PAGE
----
Tuesday, August 23, 2011

When Unions Are Strong, Americans Enjoy The Fruits of Their Labor

by David Morris

The only effective answer to organized greed is organized labor.
~Thomas Donohue, Former President AFL-CIO

In the early 1980s Ricardo Levins Morales, an artist and labor activist in Minneapolis designed a bumper sticker with a simple eight-word message, “From the people who brought you the weekend. “ Since then, he's sold tens of thousands. In 2007 Ricardo told National Public Radio he often found people “squinting with puzzled looks at the stickers.” "For people who are not steeped in labor history,” he added, “it might take a few minutes to figure out what on earth they are talking about” because most people think the weekend has always been here, "like the weather."

No Virginia , the weekend has not always been here. At the end of the 19th century men, women and children often worked 10 to 16 hour days, seven days a week. The weekend, along with the 8-hour day, rest breaks, decent wages and working conditions were gained only over decades, and at great human cost. And the vehicle used to win these advances was the union.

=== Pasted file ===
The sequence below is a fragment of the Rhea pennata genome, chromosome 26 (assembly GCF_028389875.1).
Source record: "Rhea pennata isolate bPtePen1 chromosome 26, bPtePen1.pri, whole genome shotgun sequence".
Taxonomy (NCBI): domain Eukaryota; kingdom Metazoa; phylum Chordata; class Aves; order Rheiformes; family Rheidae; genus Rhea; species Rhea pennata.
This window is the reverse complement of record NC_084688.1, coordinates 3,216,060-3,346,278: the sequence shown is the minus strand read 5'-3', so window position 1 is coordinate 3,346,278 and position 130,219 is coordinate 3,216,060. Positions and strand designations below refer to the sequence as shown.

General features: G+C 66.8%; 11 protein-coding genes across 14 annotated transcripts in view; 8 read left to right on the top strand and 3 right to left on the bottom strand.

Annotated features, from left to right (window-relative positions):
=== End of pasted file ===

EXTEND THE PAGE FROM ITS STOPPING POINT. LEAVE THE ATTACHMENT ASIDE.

In the last generation, US unions have shrunk in size and influence, largely as a result of a withering attack by corporations and Republicans. And with that shrinking influence has come a corresponding decrease in the standard of living of most Americans. Indeed, as we shall see, the correlation between the strength of unions and the strength of the middle class is so empirically strong it might well be considered causal.

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